Minister of Environment, Dr. Esther Byer-Suckoo, addressing participants at a workshop on climate change at UN House.
If the Minister of Environment, Dr. Esther Byer-Suckoo, gets her wish, Barbados could have an Environment Management Act sometime this year which would allow government to police some of the environmental concerns.
“Right now there is no legislation that would allow us to be able to intervene when we see cars that are not functioning properly and producing such dangerous emissions which pollute our atmosphere. This Act has been on the books for many years, but it has not been tabled; so, that is one of the things that we need to do as a matter of urgency…
“I am now in the process of trying to resuscitate that and, of course, we will then have to review it to see what is applicable to today. That is one of the things I would like to see done, certainly in this year,” Dr. Byer-Suckoo said.
She made the comments to the media yesterday after delivering an address at the opening of the four-day workshop on the Second National Communications and Vulnerability and Adaptation Assessments for Caribbean Countries at UN House.
She disclosed that she had already spoken to the Attorney General about the matter, explaining that without the legislation, government did not have the clout to enforce and dissuade folks from some of those practices that were harmful to the environment.
"There is a lot of burning that goes on in Barbados and not only is it a hazard to many people’s health, but it also damages our environment. But, because there is no legislation that speaks to it, all you can do is suggest kindly that they discontinue the practice,” she said.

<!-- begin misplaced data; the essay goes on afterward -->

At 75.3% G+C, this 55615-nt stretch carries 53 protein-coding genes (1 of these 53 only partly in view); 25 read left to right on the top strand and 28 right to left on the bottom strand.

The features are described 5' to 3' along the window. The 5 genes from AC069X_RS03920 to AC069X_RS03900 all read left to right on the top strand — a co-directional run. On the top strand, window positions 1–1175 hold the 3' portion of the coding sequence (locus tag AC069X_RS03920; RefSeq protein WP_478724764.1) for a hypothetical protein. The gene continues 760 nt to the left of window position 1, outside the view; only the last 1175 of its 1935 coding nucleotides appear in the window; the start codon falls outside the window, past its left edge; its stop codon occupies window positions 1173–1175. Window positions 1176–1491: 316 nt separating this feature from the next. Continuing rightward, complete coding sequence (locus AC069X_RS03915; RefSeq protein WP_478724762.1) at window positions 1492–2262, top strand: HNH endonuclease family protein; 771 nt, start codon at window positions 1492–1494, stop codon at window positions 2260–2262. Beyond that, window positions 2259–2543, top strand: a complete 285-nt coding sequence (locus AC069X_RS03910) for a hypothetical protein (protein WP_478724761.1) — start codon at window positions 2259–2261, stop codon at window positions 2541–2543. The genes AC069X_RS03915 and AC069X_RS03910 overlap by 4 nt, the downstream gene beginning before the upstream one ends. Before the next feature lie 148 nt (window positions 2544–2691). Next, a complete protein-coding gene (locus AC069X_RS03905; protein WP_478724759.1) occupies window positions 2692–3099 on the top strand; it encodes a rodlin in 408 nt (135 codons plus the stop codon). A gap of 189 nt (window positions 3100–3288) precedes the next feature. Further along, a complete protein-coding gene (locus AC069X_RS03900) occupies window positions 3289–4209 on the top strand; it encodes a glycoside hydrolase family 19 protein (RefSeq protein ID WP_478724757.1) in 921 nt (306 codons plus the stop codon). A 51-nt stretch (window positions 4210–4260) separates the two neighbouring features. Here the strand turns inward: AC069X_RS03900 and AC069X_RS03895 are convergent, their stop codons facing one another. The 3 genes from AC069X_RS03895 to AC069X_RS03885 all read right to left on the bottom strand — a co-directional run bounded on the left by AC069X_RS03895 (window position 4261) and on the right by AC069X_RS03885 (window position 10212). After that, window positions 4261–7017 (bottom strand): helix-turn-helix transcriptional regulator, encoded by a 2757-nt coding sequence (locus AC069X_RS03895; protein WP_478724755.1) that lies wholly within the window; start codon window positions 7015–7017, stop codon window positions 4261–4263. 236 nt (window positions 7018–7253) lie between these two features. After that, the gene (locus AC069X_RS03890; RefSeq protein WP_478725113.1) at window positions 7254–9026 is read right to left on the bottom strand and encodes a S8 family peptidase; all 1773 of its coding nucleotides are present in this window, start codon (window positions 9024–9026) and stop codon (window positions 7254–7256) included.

During her address, the Minister said that given the degree of certainty now associated with the projected impacts of global warming and climate change, the identification and implementation of adaptation strategies were also necessary.
She noted that the planting of 80,000 trees, as much needed carbon sinks across the island, was one of the initiatives to be undertaken this financial year by her Ministry, through the National Conservation Commission. She explained that they would work with youth groups, community organisations and schools to encourage everyone to plant trees.
Dr. Byer-Suckoo told the participants that her Ministry, through the Coastal Zone Management Unit, was working closely with the Department of Emergency Management to enhance the island’s capacity to plan for and respond to natural hazards.
“Additionally, the government is integrating efficiency technologies in water distribution so as to better manage the use of this precious resource. The provision of tax relief for home repairs, and the development of a National Building Code, among other measures, may all be viewed as contributing to the overall national adaptation response to climate change,” she said.